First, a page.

The BSF Photo Gallery – A collection of black soldier fly photos including submissions from forum members and map contributors. Return to home page

Gallery Viewing Tips
  • Click any thumbnail image to open the larger images.
  • Clicking “profile” or “site” in an image caption will take you to the forum profile or website of the contributor.
  • To view as a slideshow, click the “►” symbol in the lower right-hand corner of the photo viewer.
  • To share images via social networking, “mouse over” the image and the network icons will appear.
  • To view full sized images, right click an image and select “open image in new tab”.
  • To view the slideshow with larger images you may zoom in (before you click a thumbnail) by holding the “control” key down and then pressing the “+” key. Pressing control and “-” will zoom back out and control “0″ (zero) will take you back to the default size of your browser. This zoom process works with any webpage.
Submitting Photos
  • Whichever method you choose for submitting photos, please include any information you would like to publish with it. This can be your real or internet name, details about the photo, and your homepage or another webpage you would like to direct attention to such as a YouTube channel.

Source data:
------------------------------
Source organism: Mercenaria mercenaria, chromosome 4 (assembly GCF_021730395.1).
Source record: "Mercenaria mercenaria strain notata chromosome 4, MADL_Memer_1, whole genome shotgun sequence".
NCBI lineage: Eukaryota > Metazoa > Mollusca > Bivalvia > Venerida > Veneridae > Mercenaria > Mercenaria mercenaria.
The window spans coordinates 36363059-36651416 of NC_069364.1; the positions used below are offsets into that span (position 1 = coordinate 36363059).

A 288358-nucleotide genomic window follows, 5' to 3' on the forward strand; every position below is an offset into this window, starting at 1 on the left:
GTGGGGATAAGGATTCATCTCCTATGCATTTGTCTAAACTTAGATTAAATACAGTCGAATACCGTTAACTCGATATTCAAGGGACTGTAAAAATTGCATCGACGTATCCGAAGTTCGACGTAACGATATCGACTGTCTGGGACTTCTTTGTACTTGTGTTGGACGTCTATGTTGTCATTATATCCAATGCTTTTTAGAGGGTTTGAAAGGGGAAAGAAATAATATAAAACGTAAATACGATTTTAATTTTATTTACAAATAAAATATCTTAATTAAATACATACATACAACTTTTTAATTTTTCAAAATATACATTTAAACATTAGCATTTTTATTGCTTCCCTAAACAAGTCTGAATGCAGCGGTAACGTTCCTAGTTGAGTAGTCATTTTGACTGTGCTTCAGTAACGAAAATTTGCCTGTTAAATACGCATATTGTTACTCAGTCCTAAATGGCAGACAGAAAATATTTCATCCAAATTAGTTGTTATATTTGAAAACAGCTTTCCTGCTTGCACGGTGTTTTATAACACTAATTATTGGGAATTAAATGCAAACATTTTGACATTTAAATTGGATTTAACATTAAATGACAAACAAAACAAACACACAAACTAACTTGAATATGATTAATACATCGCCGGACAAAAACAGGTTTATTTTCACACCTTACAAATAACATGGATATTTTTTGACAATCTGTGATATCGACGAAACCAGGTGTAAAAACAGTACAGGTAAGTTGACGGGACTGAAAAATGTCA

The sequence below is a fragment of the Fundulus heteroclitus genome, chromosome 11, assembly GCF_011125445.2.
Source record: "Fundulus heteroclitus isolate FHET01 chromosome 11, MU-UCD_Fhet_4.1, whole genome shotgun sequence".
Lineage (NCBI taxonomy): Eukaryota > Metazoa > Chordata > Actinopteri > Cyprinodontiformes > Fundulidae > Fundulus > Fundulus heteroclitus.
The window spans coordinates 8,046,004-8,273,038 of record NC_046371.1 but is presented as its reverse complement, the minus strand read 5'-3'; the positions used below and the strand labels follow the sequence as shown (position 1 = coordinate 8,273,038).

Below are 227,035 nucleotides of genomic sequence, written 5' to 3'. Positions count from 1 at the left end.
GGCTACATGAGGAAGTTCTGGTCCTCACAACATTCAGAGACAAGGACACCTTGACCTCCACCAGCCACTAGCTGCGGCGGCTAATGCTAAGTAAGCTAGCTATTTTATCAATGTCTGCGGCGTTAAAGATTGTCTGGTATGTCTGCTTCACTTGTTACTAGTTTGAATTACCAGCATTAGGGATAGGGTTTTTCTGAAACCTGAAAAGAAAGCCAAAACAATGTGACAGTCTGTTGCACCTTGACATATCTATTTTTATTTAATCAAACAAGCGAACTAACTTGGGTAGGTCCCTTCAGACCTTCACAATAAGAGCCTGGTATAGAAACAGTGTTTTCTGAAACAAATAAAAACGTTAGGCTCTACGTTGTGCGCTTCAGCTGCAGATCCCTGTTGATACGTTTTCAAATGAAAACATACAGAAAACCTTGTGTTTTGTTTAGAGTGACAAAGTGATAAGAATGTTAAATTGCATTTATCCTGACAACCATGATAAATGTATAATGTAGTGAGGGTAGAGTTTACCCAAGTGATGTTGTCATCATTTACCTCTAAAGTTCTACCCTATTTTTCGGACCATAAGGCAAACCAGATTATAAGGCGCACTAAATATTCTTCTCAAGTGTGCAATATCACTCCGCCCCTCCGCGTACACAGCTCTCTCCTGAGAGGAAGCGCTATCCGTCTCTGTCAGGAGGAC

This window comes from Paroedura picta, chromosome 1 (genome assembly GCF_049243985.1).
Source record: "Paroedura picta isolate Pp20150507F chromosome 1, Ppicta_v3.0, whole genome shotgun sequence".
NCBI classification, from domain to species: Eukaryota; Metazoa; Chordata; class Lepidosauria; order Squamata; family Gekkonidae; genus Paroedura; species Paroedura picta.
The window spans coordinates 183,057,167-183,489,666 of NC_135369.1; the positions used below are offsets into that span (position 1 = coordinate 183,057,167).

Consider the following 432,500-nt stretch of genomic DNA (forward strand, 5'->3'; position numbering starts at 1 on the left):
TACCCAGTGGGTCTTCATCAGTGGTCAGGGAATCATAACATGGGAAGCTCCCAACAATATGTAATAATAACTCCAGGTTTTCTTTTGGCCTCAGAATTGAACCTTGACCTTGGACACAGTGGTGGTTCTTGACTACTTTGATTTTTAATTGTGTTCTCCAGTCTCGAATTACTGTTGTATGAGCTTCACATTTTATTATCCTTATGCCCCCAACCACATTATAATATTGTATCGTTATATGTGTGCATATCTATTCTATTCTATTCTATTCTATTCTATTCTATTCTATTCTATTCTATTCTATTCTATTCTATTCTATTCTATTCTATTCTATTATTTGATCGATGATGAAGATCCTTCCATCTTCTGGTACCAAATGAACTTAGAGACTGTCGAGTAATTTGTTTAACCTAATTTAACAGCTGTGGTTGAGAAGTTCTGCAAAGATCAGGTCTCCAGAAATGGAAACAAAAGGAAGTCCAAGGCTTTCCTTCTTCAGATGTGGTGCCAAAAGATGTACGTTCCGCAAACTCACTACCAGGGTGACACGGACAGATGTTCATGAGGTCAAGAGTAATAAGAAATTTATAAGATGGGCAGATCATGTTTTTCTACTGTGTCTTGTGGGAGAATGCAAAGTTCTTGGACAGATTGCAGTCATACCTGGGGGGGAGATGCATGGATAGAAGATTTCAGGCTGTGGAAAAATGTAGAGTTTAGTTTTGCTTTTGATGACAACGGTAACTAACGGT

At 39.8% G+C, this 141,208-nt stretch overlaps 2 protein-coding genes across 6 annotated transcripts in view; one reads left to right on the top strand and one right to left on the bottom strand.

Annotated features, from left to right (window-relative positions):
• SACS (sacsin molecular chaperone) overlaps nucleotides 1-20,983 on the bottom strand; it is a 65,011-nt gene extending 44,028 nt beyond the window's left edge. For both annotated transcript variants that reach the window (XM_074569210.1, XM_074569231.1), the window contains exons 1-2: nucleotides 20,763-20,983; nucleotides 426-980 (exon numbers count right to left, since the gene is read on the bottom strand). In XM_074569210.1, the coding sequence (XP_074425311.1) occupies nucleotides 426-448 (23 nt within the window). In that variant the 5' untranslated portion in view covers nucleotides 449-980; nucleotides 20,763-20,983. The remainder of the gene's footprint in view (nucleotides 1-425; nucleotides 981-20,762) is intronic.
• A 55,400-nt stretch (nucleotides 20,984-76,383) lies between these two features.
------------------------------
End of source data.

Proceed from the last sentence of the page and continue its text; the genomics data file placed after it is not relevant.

• You may share original photos on this page simply by copying and pasting the URL for your photo in a comment.This will automatically create a link to the photo and we will adjust it so that it shows up in your comment.
  • You may email your submission to
  • You may post your photos at our forum (registration required) either with a URL or via direct upload to the forum. LINK

To read and share comments about BSF please navigate to our forum using the icon in the upper right corner of the page.

  •  Posted by at 4:23 pm

  2 Responses to “BSF photo gallery”

  1. For many years we have recycled vegetable waste in a “worm composter.” When I first started seeing soldier fly larvae in my composter I was afraid that they were out-competing my earthworms, and subsequently took steps to eliminate the maggots by hand-picking them. Likewise, I thought the adult flies were a species of wasp, even though, on close observation, I could see that certain key hymenopteran features were lacking, while key dipteran body arrangements were obvious. Somehow I learned that these were called soldier flies. I then reasoned that they were complementing, rather than simply competing with the earthworms, and I quit trying to suppress them. Now, my wife and I commonly find soldier flies trapped in our house, and we have learned to simply scoop them up into our hands and release them outdoors.

    • Hi Bob,

      I’m grateful to you for sharing your experience with black soldier fly larvae. I hope you’ll consider joining our forum to share your experiences there.